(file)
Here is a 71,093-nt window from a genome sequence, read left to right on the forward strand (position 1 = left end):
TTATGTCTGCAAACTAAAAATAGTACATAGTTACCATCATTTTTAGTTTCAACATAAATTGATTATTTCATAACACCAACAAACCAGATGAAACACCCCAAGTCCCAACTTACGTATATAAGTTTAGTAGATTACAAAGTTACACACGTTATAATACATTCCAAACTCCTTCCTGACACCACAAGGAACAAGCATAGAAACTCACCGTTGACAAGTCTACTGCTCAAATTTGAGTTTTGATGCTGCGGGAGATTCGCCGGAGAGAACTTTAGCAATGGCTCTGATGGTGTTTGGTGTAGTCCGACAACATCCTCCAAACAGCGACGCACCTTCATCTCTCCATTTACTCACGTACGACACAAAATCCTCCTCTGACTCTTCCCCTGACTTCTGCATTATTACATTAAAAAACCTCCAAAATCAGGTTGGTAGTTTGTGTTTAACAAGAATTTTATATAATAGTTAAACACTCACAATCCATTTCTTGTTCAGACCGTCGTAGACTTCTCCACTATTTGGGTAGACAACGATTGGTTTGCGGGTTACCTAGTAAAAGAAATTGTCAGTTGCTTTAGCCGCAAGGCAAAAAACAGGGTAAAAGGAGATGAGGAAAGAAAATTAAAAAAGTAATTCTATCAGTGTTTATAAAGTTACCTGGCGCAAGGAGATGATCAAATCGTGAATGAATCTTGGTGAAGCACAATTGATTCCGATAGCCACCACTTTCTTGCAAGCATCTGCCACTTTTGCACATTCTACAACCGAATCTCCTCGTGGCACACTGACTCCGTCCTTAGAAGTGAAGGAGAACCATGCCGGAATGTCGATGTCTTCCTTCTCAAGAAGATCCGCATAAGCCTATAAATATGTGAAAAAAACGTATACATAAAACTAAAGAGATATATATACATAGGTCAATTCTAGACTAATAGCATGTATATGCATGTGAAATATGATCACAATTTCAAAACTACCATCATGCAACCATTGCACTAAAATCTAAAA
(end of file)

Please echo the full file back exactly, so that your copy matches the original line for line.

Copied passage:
Here is a 71,093-nt window from a genome sequence, read left to right on the forward strand (position 1 = left end):
TTATGTCTGCAAACTAAAAATAGTACATAGTTACCATCATTTTTAGTTTCAACATAAATTGATTATTTCATAACACCAACAAACCAGATGAAACACCCCAAGTCCCAACTTACGTATATAAGTTTAGTAGATTACAAAGTTACACACGTTATAATACATTCCAAACTCCTTCCTGACACCACAAGGAACAAGCATAGAAACTCACCGTTGACAAGTCTACTGCTCAAATTTGAGTTTTGATGCTGCGGGAGATTCGCCGGAGAGAACTTTAGCAATGGCTCTGATGGTGTTTGGTGTAGTCCGACAACATCCTCCAAACAGCGACGCACCTTCATCTCTCCATTTACTCACGTACGACACAAAATCCTCCTCTGACTCTTCCCCTGACTTCTGCATTATTACATTAAAAAACCTCCAAAATCAGGTTGGTAGTTTGTGTTTAACAAGAATTTTATATAATAGTTAAACACTCACAATCCATTTCTTGTTCAGACCGTCGTAGACTTCTCCACTATTTGGGTAGACAACGATTGGTTTGCGGGTTACCTAGTAAAAGAAATTGTCAGTTGCTTTAGCCGCAAGGCAAAAAACAGGGTAAAAGGAGATGAGGAAAGAAAATTAAAAAAGTAATTCTATCAGTGTTTATAAAGTTACCTGGCGCAAGGAGATGATCAAATCGTGAATGAATCTTGGTGAAGCACAATTGATTCCGATAGCCACCACTTTCTTGCAAGCATCTGCCACTTTTGCACATTCTACAACCGAATCTCCTCGTGGCACACTGACTCCGTCCTTAGAAGTGAAGGAGAACCATGCCGGAATGTCGATGTCTTCCTTCTCAAGAAGATCCGCATAAGCCTATAAATATGTGAAAAAAACGTATACATAAAACTAAAGAGATATATATACATAGGTCAATTCTAGACTAATAGCATGTATATGCATGTGAAATATGATCACAATTTCAAAACTACCATCATGCAACCATTGCACTAAAATCTAAAA